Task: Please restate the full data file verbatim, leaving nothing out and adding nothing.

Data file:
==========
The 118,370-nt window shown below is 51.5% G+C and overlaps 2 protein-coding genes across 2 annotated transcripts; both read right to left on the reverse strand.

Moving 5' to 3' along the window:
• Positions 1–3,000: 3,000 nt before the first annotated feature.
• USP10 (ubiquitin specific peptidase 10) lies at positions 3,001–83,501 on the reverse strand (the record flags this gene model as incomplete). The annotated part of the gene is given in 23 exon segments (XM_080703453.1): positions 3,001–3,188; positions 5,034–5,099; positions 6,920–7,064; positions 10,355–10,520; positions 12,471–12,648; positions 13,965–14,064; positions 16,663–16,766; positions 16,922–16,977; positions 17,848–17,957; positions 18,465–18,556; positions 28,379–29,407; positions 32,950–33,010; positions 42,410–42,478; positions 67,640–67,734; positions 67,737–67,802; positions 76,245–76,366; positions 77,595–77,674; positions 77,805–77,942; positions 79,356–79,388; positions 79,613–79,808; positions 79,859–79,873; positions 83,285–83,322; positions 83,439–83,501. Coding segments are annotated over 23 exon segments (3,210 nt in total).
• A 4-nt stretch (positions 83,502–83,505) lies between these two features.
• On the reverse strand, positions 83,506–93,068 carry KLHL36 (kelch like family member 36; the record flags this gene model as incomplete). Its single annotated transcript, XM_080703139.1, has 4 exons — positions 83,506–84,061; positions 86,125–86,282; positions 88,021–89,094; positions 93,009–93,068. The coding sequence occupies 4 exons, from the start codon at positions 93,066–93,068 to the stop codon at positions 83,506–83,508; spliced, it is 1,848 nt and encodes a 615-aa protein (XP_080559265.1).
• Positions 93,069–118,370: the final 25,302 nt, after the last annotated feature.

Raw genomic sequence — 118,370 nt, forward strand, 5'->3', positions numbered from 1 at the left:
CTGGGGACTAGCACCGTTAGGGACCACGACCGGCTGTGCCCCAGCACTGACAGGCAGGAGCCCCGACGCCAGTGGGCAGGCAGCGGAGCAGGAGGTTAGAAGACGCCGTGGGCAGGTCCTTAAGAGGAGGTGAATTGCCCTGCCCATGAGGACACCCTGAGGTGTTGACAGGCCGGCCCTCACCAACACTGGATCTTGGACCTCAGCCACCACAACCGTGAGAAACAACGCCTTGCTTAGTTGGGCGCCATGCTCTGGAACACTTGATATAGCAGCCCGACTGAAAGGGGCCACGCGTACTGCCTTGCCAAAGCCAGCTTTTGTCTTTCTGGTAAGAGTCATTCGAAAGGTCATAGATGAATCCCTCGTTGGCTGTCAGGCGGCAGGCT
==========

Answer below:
The 118,370-nt window shown below is 51.5% G+C and overlaps 2 protein-coding genes across 2 annotated transcripts; both read right to left on the reverse strand.

Moving 5' to 3' along the window:
• Positions 1–3,000: 3,000 nt before the first annotated feature.
• USP10 (ubiquitin specific peptidase 10) lies at positions 3,001–83,501 on the reverse strand (the record flags this gene model as incomplete). The annotated part of the gene is given in 23 exon segments (XM_080703453.1): positions 3,001–3,188; positions 5,034–5,099; positions 6,920–7,064; positions 10,355–10,520; positions 12,471–12,648; positions 13,965–14,064; positions 16,663–16,766; positions 16,922–16,977; positions 17,848–17,957; positions 18,465–18,556; positions 28,379–29,407; positions 32,950–33,010; positions 42,410–42,478; positions 67,640–67,734; positions 67,737–67,802; positions 76,245–76,366; positions 77,595–77,674; positions 77,805–77,942; positions 79,356–79,388; positions 79,613–79,808; positions 79,859–79,873; positions 83,285–83,322; positions 83,439–83,501. Coding segments are annotated over 23 exon segments (3,210 nt in total).
• A 4-nt stretch (positions 83,502–83,505) lies between these two features.
• On the reverse strand, positions 83,506–93,068 carry KLHL36 (kelch like family member 36; the record flags this gene model as incomplete). Its single annotated transcript, XM_080703139.1, has 4 exons — positions 83,506–84,061; positions 86,125–86,282; positions 88,021–89,094; positions 93,009–93,068. The coding sequence occupies 4 exons, from the start codon at positions 93,066–93,068 to the stop codon at positions 83,506–83,508; spliced, it is 1,848 nt and encodes a 615-aa protein (XP_080559265.1).
• Positions 93,069–118,370: the final 25,302 nt, after the last annotated feature.

Raw genomic sequence — 118,370 nt, forward strand, 5'->3', positions numbered from 1 at the left:
CTGGGGACTAGCACCGTTAGGGACCACGACCGGCTGTGCCCCAGCACTGACAGGCAGGAGCCCCGACGCCAGTGGGCAGGCAGCGGAGCAGGAGGTTAGAAGACGCCGTGGGCAGGTCCTTAAGAGGAGGTGAATTGCCCTGCCCATGAGGACACCCTGAGGTGTTGACAGGCCGGCCCTCACCAACACTGGATCTTGGACCTCAGCCACCACAACCGTGAGAAACAACGCCTTGCTTAGTTGGGCGCCATGCTCTGGAACACTTGATATAGCAGCCCGACTGAAAGGGGCCACGCGTACTGCCTTGCCAAAGCCAGCTTTTGTCTTTCTGGTAAGAGTCATTCGAAAGGTCATAGATGAATCCCTCGTTGGCTGTCAGGCGGCAGGCT